When the Indians refused to give up the “Ghost Dance” at the bidding of the authorities, the growing suspicion and alarm focused upon Sitting Bull, who in spirit had never been any too submissive, and it was determined to order his arrest. At the special request of Major McLaughlin, agent at Standing Rock, forty of his Indian police were sent out to Sitting Bull’s home on Grand River to secure his person (followed at some little distance by a body of United States troops for reinforcement, in case of trouble). These police are enlisted from among the tribesmen at each agency, and have proved uniformly brave and faithful. They entered the cabin at daybreak, aroused the chief from a sound slumber, helped him to dress, and led him unresisting from the house; but when he came out in the gray dawn of that December morning in 1890, to find his cabin surrounded by armed men and himself led away to he knew not what fate, he cried out loudly:
“They have taken me: what say you to it?”
Men poured out of the neighboring houses, and in a few minutes the police were themselves surrounded with an excited and rapidly increasing throng. They harangued the crowd in vain; Sitting Bull’s blood was up, and he again appealed to his men. His adopted brother, the Assiniboine captive whose life he had saved so many years before, was the first to fire. His shot killed Lieutenant Bull Head, who held Sitting Bull by the arm. Then there was a short but sharp conflict, in which Sitting Bull and six of his defenders and six of the Indian police were slain, with many more wounded. The chief’s young son, Crow Foot, and his devoted “brother” died with him. When all was over, and the terrified people had fled precipitately across the river, the soldiers appeared upon the brow of the long hill and fired their Hotchkiss guns into the deserted camp.
Thus ended the life of a natural strategist of no mean courage and ability. The great chief was buried without honors outside the cemetery at the post, and for some years the grave was marked by a mere board at its head. Recently some women have built a cairn of rocks there in token of respect and remembrance.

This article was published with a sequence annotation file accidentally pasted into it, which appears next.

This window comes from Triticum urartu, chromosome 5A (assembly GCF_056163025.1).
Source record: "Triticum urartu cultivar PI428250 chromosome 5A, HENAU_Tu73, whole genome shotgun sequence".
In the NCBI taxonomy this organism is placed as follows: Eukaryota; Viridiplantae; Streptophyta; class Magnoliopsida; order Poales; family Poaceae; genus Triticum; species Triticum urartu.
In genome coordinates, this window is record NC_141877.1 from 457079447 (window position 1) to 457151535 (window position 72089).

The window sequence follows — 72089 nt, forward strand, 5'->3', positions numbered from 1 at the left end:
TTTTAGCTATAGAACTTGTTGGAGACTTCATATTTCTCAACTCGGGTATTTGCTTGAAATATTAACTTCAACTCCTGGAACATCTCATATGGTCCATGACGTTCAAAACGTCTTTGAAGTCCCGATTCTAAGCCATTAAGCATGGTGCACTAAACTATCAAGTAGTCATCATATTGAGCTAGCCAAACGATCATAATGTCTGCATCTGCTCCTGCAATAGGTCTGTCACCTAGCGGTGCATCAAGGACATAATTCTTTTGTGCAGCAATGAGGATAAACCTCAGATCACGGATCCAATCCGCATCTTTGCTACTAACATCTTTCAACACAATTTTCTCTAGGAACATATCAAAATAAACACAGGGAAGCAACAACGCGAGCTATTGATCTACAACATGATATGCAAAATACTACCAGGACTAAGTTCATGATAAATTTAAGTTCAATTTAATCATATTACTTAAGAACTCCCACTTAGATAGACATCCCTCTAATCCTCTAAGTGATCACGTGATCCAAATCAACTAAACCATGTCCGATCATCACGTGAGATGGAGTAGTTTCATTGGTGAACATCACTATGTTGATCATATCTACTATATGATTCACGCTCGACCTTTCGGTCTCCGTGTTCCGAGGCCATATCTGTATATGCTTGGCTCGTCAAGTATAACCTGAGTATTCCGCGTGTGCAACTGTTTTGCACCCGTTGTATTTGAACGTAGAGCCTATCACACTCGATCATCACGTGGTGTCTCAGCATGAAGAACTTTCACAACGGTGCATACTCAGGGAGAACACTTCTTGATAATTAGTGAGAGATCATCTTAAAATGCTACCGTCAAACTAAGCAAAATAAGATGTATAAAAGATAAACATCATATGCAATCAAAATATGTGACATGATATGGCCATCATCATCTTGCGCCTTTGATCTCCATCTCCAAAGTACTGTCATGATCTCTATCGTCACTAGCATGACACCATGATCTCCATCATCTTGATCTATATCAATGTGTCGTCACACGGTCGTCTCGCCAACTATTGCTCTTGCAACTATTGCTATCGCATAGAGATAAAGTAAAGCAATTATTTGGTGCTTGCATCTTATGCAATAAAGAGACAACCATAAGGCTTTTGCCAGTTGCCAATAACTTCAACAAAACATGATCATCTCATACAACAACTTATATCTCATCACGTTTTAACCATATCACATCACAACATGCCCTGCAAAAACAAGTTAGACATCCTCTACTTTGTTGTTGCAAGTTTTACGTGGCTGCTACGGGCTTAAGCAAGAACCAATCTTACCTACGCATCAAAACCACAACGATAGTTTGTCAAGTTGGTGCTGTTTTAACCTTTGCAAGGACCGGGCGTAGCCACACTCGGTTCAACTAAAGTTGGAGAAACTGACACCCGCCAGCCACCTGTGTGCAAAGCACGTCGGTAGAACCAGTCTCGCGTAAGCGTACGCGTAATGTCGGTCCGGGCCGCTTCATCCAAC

The noted Sioux warrior, Rain-in-the-Face, whose name once carried terror to every part of the frontier, died at his home on the Standing Rock reserve in North Dakota on September 14, 1905. About two months before his death I went to see him for the last time, where he lay upon the bed of sickness from which he never rose again, and drew from him his life-history.
It had been my experience that you cannot induce an Indian to tell a story, or even his own name, by asking him directly.
“Friend,” I said, “even if a man is on a hot trail, he stops for a smoke! In the good old days, before the charge there was a smoke. At home, by the fireside, when the old men were asked to tell their brave deeds, again the pipe was passed. So come, let us smoke now to the memory of the old days!”
He took of my tobacco and filled his long pipe, and we smoked. Then I told an old mirthful story to get him in the humor of relating his own history.
The old man lay upon an iron bedstead, covered by a red blanket, in a corner of the little log cabin. He was all alone that day; only an old dog lay silent and watchful at his master’s feet.
Finally he looked up and said with a pleasant smile:
“True, friend; it is the old custom to retrace one’s trail before leaving it forever! I know that I am at the door of the spirit home.
“I was born near the forks of the Cheyenne River, about seventy years ago. My father was not a chief; my grandfather was not a chief, but a good hunter and a feast-maker. On my mother’s side I had some noted ancestors, but they left me no chieftainship. I had to work for my reputation.